chetsk's Movie Ratings - Rotten Tomatoes

Movie Ratings and Reviews


It's great to see Denzel and Zemeckis in top form after a long time. The entire opening sequence leading up to the crash is - literally - edge of your seat stuff; brilliantly filmed particularly in the way it drops subtle details that one knows will be of profound importance later. The remainder of the film, although perhaps a little too long, is a compelling character study that Denzel expresses in all the character's flawed complexities. There is a little mismatch between the opening thriller and remaining drama, but if you allow the film tell the story it wants to, it will reward.


This probably wont be well received by a lot of people as, whilst the film will be compelling enough for them, they will search for a more conventional conclusion to justify such darkness portrayed on the screen - such as a happy ending or at least a solution to the questions the film raises, or at the very least, a clear-cut nod indicating an intention to open a forum for audience discussion on how to resolve all the world's problems.It's too depressing otherwise? But this would really defeat the power of this film - which would suggest that such a need is due only to ubiquitous assimilation - the result of a marketing holocaust. Instead, in true existential fashion, Kaye propels us to look within ourselves - to understand the true nature of our own existence despise all the darkness that may be required to do so. What the film strives for is reality; to provide a very truthful and honost impression of society. The result is a very poetic and stylised impression of a group of characters trying to find their place within a carnivores society and a flawed existence. The film is not only darkness, however, - there are a lot of beautiful moments, particularly in Henry and Erica's character arcs - and the life that is breathed into them - at least momentarily (but are these moments not enough?) or the way the film turns to literature, poetry and art as an ultimate salvation.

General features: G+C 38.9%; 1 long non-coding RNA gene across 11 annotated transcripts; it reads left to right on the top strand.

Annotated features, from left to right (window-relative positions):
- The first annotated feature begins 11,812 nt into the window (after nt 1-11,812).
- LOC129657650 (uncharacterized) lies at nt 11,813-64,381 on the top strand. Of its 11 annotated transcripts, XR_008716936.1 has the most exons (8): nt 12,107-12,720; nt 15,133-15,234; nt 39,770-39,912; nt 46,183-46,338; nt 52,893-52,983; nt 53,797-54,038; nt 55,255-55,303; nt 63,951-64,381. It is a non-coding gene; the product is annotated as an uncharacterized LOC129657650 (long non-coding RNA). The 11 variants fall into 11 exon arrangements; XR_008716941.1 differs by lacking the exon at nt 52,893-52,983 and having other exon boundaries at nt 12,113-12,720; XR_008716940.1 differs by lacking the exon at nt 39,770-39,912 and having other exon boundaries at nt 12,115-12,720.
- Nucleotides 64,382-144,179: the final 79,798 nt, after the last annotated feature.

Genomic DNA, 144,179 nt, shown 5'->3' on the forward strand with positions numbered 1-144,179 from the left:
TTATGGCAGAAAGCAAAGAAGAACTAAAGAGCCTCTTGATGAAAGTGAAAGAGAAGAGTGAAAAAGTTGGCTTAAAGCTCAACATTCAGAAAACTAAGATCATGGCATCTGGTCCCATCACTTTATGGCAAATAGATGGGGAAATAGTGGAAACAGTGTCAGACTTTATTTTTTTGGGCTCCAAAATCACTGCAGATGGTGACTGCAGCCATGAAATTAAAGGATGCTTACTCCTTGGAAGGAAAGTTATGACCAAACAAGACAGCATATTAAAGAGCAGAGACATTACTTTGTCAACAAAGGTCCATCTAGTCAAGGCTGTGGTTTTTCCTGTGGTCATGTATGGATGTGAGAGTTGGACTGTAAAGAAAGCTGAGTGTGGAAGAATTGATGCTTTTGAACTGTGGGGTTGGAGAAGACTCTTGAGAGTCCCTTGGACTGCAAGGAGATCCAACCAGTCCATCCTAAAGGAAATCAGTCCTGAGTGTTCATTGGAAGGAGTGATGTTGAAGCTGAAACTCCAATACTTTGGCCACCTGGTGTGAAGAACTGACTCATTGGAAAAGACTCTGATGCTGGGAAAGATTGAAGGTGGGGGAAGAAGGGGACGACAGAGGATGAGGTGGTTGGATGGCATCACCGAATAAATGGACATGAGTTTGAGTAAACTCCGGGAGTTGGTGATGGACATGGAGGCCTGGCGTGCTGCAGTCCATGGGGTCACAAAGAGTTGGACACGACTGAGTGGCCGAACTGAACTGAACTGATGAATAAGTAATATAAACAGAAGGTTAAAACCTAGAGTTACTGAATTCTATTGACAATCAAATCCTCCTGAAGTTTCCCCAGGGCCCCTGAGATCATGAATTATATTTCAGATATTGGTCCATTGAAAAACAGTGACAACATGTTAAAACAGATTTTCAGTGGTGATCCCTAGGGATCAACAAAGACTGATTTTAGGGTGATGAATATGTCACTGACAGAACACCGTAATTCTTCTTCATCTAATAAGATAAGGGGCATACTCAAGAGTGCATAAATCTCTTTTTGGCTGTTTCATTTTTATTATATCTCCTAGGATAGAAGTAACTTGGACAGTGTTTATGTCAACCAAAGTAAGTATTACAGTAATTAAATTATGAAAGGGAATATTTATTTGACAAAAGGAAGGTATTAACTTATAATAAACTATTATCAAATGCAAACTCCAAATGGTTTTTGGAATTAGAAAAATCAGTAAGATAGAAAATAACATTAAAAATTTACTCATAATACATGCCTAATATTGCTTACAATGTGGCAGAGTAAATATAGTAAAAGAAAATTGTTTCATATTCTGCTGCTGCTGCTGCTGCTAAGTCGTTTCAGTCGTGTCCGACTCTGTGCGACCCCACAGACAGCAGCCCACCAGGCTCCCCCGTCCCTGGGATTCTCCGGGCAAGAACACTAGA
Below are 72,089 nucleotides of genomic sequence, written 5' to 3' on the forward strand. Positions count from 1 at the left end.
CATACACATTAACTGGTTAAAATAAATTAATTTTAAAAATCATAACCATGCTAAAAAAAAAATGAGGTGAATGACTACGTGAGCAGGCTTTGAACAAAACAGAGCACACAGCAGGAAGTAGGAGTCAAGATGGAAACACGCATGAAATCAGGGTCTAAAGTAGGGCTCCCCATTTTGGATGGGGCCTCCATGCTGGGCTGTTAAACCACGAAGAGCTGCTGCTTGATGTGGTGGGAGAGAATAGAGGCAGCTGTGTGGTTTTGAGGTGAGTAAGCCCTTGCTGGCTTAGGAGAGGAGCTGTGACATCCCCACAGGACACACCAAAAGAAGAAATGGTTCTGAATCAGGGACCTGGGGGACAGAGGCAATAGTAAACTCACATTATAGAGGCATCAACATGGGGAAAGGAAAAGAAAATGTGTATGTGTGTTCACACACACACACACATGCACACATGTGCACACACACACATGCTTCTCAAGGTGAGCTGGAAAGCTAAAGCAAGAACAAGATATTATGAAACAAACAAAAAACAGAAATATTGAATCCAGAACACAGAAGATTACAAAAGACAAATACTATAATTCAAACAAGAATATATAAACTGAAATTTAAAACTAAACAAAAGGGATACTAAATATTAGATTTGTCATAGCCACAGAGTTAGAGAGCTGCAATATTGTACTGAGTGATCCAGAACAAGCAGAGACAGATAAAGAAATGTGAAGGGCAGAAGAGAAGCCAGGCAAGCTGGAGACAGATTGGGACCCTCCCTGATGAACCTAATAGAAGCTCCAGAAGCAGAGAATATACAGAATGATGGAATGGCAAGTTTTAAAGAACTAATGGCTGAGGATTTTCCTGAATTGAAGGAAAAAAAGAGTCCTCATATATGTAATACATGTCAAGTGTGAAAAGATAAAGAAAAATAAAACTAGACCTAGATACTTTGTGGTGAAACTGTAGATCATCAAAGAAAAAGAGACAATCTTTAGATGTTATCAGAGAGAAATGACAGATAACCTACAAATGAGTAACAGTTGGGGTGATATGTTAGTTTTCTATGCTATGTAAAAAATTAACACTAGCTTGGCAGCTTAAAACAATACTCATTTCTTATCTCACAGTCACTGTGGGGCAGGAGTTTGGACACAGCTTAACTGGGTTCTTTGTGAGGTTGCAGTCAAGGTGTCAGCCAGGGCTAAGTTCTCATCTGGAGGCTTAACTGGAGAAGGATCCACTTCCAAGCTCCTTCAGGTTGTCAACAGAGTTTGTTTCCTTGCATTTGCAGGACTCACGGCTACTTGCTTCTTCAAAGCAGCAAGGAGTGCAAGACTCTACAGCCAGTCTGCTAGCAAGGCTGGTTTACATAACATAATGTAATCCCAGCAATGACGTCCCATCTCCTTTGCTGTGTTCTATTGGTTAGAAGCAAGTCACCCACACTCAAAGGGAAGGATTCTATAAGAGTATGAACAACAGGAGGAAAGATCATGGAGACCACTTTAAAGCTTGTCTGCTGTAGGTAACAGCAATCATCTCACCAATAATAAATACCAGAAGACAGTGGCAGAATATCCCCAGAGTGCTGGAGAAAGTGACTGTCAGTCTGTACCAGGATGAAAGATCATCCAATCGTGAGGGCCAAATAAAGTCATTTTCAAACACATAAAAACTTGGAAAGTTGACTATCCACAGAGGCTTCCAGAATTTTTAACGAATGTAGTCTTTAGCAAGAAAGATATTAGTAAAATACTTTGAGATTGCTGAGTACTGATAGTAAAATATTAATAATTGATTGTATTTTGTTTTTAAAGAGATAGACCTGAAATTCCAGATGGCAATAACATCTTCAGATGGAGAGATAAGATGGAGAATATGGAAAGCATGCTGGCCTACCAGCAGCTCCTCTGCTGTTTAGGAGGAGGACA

In the Cut
In the Cut(2003)

The criticism of its failures as a conventional thriller are misguided as this is something very different - a superbly dark, moody and surreal psychosexual noir drenched with poetic symbolism into its mediations into gender and sexuality.

The Sessions
The Sessions(2012)

Great acting all round - particularly the leads - Hawkes is never short of brilliant. All the characters are interesting and well drawn - even the smaller roles are given the room to breath into compelling character stories. This is subtly hilarious and written very well, but most of all this is never shy to be honest and truthful - from start to finish.

De rouille et d'os (Rust and Bone)